Bastille Kitchen 


The Envoy Hotel

Frankly, one of our favorite sleeps…period. The Envoy Hotel‘s glass and steel construction allowed for stylish, loft-like rooms with floor-to-ceilings windows framing honestly jaw-dropping waterfront views (the bathrooms also come with impossibly chic bathrobes.) The snazzy lobby area – complete with electronic billiards table – spills into the Outlook Kitchen & Bar, a sleek, all-day dining affair (the duck confit toast at brunch is ridiculously delicious) serving cognac mac & cheese, pear & pistachio salad and spicy tuna poke, all under the direction of charismatic Cuban chef Tatiana Pairot Rosana. But the real bragging rights come by way of the Lookout Rooftop & Bar, which does top notch cocktails against the glittering backdrop of all those spectacular downtown high-rises.




BLACKBOOK PREMIERE: Poignant New Rachael Sage Single ‘Olivia’

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Image by Erin Baiano 


Since debuting in 1995, Rachael Sage has remained one of music’s most inimitable iconoclasts (the New York Times rightly compared her to the late/legendary model-comedian Fanny Brice), always appearing relevant, but mostly floating along in her own self-created universe. And we’ve always particularly admired how that universe happens to be meticulously aesthetically and ideologically cultivated.

Naturally, we’re honored to be premiering her latest single, “Olivia” – a striking work of pop-noir, with distinctly profound lyrics inspired by an intriguing obsession with a very well known television character: Law & Order SVU‘s Olivia Benson…as played by the luminous Mariska Hargitay.

Over a slightly somber, almost gothic-folk undercurrent (the song actually reminds us a bit of the Peter Murphy classic “Cuts You Up”), Sage is nevertheless breathless, perhaps even devotional in her lyrical adulations. Indeed, she poignantly promises, “I’d give you everything I own / To free you from a life unknown.” Who could possibly say no to such an overture?



“I have been watching the brilliantly talented Mariska Hargitay bring this fiercely intelligent, empathetic and heroic character to life for many years,” she enthuses, “and various episodes have inspired me to write songs, poems and even paint pictures.”

She continues, “When you watch Law & Order SVU, there is always a certain amount of tension you experience, because on the one hand there are nefarious characters doing terrible things and the subject matter can be extremely violent and disturbing…but on the other, there is this very soulful, strong woman, bringing criminals to justice and comforting victims.”

Sage is currently on a North American tour with synth-pop legend Howard Jones through March 11, and will be appearing at SXSW the following week. Her new album, Myopia, will be released later this spring.



First Images: New Mama Shelter Hotel Belgrade

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As the line of “next destinations” in Europa pushes ever eastward, the further exploration of The Balkans seems only natural. And the Serbian city of Belgrade is very much that city just waiting for those Westerners who have long since done Prague, Budapest and Tallinn.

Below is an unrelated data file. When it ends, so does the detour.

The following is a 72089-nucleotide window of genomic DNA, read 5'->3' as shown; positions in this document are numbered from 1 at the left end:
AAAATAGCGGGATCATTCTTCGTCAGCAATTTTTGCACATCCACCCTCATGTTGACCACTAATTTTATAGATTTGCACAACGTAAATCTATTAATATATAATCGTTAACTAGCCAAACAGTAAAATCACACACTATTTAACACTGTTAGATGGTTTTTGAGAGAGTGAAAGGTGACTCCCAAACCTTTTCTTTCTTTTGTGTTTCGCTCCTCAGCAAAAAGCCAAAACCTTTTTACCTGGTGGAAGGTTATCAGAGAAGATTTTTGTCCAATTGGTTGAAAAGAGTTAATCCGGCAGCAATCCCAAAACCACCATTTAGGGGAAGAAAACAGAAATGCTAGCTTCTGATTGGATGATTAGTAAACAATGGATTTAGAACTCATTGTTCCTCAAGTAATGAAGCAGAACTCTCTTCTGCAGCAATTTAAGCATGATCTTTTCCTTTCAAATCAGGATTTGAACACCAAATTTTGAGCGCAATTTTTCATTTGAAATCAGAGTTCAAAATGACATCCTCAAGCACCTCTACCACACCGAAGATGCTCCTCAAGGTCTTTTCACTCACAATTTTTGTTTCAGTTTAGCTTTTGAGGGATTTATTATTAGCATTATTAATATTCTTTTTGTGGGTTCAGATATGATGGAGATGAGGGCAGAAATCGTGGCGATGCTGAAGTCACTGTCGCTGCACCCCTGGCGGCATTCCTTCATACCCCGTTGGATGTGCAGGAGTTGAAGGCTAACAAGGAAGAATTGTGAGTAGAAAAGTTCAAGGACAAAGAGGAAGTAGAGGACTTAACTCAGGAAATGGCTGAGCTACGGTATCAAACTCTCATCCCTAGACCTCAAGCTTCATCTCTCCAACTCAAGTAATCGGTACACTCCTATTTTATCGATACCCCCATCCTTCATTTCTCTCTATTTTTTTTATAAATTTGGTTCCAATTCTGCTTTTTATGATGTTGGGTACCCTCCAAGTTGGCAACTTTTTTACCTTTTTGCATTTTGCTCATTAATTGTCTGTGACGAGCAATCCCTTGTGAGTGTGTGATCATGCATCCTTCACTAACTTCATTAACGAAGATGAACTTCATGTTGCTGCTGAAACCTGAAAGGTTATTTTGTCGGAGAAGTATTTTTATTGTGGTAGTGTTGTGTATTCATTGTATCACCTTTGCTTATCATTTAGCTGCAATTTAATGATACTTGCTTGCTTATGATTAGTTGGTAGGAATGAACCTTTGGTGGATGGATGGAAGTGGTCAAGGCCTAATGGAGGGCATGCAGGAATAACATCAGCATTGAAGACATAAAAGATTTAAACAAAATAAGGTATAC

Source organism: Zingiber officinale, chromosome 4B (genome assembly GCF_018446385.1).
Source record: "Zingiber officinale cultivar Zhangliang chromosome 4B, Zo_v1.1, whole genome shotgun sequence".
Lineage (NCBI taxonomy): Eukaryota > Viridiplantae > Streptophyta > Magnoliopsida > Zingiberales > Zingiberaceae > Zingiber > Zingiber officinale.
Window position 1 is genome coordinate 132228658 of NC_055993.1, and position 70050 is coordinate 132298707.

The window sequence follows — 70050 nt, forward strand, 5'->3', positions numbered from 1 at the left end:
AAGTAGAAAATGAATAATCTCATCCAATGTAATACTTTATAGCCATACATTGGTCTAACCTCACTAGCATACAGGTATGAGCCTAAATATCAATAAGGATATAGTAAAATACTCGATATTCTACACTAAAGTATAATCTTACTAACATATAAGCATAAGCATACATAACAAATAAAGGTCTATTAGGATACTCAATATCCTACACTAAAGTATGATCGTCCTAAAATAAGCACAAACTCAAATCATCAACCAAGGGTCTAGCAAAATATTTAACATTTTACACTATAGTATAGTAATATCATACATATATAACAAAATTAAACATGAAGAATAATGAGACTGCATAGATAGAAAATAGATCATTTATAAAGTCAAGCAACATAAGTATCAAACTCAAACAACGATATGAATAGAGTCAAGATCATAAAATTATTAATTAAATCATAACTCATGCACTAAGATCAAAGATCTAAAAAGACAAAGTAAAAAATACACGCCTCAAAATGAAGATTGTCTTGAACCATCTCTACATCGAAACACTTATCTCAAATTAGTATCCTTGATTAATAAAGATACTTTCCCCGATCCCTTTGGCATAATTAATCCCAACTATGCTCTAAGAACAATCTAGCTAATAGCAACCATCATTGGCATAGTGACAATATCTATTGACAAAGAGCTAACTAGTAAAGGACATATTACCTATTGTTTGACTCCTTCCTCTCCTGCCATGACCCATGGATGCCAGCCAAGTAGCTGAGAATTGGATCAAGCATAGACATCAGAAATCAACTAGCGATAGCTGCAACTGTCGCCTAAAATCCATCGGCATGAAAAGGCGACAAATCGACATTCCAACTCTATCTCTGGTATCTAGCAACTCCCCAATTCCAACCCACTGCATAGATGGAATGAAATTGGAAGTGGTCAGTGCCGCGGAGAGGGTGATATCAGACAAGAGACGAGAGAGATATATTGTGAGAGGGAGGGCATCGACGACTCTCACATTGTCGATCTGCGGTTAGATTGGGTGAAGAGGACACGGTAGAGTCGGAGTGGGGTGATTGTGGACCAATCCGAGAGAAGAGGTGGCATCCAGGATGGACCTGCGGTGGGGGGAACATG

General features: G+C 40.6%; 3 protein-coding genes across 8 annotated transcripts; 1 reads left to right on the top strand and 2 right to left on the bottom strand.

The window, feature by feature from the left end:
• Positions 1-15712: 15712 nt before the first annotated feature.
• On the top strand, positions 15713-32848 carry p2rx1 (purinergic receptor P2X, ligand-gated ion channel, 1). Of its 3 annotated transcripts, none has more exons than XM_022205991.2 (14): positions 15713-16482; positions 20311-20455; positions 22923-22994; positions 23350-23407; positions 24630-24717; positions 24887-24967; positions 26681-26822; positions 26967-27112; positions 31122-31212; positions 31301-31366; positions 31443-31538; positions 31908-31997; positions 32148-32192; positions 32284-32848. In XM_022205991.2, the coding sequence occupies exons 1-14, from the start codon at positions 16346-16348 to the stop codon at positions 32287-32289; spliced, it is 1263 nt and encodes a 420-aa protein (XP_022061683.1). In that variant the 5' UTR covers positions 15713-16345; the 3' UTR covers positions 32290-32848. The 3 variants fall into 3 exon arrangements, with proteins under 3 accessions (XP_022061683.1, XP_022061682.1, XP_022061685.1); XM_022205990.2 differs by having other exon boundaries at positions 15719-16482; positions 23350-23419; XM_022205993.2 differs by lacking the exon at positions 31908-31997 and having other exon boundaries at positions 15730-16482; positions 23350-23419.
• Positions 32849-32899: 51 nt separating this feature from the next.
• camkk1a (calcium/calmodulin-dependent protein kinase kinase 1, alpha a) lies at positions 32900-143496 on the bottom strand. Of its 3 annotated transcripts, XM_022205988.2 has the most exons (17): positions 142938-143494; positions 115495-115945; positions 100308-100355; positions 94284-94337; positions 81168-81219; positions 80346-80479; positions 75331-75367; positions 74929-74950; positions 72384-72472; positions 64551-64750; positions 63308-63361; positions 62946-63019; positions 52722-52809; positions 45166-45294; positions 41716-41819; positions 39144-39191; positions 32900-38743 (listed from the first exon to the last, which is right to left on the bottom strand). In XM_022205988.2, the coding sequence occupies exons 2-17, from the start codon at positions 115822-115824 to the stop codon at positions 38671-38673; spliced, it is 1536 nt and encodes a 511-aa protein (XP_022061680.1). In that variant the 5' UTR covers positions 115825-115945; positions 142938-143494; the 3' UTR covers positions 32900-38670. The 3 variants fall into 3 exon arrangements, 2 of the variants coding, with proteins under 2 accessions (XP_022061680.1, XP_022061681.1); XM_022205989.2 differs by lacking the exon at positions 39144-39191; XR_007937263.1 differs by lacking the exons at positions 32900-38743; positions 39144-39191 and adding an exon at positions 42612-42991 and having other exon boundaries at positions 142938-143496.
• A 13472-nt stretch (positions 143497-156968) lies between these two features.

Of course, a cool new hotel is always a really good reason to drop your bags in a new place. And French hipster brand Mama Shelter – with Philippe Starck as aesthetic overlord – will soon be setting up shop in the capital, along the bustling Ulica Kneza Mihaila.

It’s the seventh outpost of the affordable chic hotel group (following Paris, Marseille, Lyon, Bordeaux, Los Angeles, and Rio), and Jalil Amor’s design hews very much to the familiar stylistic philosophy. So, lots of uncluttered but slightly kitschy boho chic, with well chosen animal prints and charming bric-a-brac – but paying specific homage to the city’s Ottoman history.

There will be 125 guest rooms. But for playtime, there’s a 5000 square foot foosball-and-table-tennis-equipped terrace, employing zeitgeisty DJs and live music, to go along with the trend-aware cocktails and, of course, spectacular views.

The hotel officially opens March 8 – so the Belgrade Dance Festival, March 15 – April 4, is the perfect excuse for a springtime jaunt.


BLACKBOOK PREMIERE: Visceral New Jessica 6 Single ‘The Storm Inside’

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Image by Gabriel Magdaleno 


When we first saw Nuyorican singer-songwriter Nomi Ruiz on a New York stage with Hercules & Love Affair nearly a decade ago, it was clear who the star was. Since then, she’s carried on with a notable solo career, including working under the nom de guerre Jessica 6. A fashion fave, she’s performed for the likes of Thierry Mugler, Vogue, Tiffany and Tommy Hilfiger – as well as being a part of the Mixmag Smirnoff Sound Collective, which supports diversity in electronic music.

Alas, we hadn’t heard enough from her since the 2015 J6 EP The Capricorn (she has collaborated with Oli Chang’s Animal Feelings in the interim). So BlackBook was beyond excited for the opportunity to premiere the visceral new single, “The Storm Inside.” It’s from the album titled The ELIOT Sessions, in collaboration with producer-remixer ELIOT.

Once again as Jessica 6, over a sultry groove, and a wistful sweep of electronic strings (think: Madonna collabing with New Order), Nomi makes the impassioned plea, “Can you feel the weather inside me / Crashing to the shore / Can you see the storm inside of my eyes / Crying out for more?”

“The Storm Inside is about facing your fears,” she explains. “It’s about that moment in a man’s eyes when their desire wrestles with the conditions this worlds places on them. That fury within when at the precipice of love. The inner battle to be freed from false ideals of masculinity and to embrace love and be enlightened by the unknown.”

It’s the most poignantly powerful track we’ve heard so far in 2018 – and we’re obviously hoping it’s a harbinger of a full new Jessica 6 album.